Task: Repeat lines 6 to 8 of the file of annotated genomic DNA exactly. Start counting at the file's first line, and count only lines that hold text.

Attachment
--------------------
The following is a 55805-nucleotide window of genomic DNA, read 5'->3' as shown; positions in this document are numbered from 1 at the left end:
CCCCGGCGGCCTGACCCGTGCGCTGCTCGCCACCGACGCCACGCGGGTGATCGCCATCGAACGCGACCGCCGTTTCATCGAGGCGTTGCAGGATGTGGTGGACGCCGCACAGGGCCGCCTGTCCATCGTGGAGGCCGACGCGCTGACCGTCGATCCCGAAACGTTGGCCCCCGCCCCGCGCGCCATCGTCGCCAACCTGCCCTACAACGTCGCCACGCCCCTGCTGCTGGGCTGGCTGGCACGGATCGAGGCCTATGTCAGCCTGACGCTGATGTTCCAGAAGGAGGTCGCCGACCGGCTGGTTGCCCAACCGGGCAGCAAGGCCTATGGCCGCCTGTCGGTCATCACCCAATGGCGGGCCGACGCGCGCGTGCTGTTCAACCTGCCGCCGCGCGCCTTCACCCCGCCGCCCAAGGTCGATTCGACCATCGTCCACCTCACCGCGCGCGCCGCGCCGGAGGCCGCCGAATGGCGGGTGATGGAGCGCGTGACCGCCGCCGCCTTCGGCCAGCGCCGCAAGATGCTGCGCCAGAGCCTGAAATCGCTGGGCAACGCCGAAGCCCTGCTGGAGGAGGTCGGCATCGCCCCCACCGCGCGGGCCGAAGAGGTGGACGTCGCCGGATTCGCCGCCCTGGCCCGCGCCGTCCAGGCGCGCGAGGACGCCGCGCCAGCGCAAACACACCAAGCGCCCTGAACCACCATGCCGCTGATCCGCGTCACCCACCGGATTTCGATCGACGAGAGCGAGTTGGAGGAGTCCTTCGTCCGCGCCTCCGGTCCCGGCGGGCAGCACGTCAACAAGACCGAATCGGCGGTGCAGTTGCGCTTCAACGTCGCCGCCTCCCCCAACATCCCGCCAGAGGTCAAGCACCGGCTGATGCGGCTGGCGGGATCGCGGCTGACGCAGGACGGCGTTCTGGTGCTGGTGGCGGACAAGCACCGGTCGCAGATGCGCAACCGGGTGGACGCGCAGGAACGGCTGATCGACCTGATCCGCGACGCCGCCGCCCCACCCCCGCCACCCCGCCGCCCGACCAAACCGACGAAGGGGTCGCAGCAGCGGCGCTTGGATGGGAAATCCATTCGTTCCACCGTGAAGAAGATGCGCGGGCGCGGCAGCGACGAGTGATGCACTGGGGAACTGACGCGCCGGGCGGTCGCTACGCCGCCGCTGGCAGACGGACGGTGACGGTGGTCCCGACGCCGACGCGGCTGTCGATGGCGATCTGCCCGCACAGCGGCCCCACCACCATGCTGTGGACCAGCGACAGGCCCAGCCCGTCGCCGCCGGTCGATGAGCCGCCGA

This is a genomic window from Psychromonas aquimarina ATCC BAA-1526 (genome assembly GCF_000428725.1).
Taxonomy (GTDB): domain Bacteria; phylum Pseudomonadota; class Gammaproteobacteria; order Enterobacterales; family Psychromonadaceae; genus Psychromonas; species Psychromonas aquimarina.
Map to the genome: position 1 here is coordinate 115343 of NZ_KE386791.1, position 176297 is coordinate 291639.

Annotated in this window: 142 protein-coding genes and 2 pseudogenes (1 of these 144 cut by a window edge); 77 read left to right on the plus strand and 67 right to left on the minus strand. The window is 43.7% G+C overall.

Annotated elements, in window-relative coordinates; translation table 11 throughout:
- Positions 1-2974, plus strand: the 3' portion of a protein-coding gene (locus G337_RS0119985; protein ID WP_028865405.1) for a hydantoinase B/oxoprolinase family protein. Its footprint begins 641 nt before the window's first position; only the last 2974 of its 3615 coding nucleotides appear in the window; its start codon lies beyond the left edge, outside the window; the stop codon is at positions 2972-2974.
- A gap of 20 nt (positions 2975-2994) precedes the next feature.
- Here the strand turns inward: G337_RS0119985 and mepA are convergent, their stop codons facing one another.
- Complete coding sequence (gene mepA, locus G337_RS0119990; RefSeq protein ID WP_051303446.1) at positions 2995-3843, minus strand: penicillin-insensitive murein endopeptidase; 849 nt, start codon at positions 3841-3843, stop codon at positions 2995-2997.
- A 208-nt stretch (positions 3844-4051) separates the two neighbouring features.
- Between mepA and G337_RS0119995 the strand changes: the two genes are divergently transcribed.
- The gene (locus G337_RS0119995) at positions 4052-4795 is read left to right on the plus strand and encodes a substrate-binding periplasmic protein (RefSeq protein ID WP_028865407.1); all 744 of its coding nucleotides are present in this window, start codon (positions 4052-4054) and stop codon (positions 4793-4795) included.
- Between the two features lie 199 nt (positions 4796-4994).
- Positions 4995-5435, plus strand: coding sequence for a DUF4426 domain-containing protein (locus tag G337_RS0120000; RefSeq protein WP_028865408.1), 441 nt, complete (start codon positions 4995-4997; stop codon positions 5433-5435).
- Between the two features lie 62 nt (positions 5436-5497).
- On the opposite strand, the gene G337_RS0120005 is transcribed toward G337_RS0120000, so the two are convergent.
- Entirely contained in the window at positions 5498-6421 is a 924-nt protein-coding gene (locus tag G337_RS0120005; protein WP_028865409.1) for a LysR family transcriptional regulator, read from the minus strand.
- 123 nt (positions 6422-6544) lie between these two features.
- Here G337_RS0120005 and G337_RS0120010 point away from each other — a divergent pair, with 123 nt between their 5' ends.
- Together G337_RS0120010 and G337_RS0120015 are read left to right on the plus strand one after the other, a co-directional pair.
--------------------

Annotated in this window: 142 protein-coding genes and 2 pseudogenes (1 of these 144 cut by a window edge); 77 read left to right on the plus strand and 67 right to left on the minus strand. The window is 43.7% G+C overall.

Annotated elements, in window-relative coordinates; translation table 11 throughout:
- Positions 1-2974, plus strand: the 3' portion of a protein-coding gene (locus G337_RS0119985; protein ID WP_028865405.1) for a hydantoinase B/oxoprolinase family protein. Its footprint begins 641 nt before the window's first position; only the last 2974 of its 3615 coding nucleotides appear in the window; its start codon lies beyond the left edge, outside the window; the stop codon is at positions 2972-2974.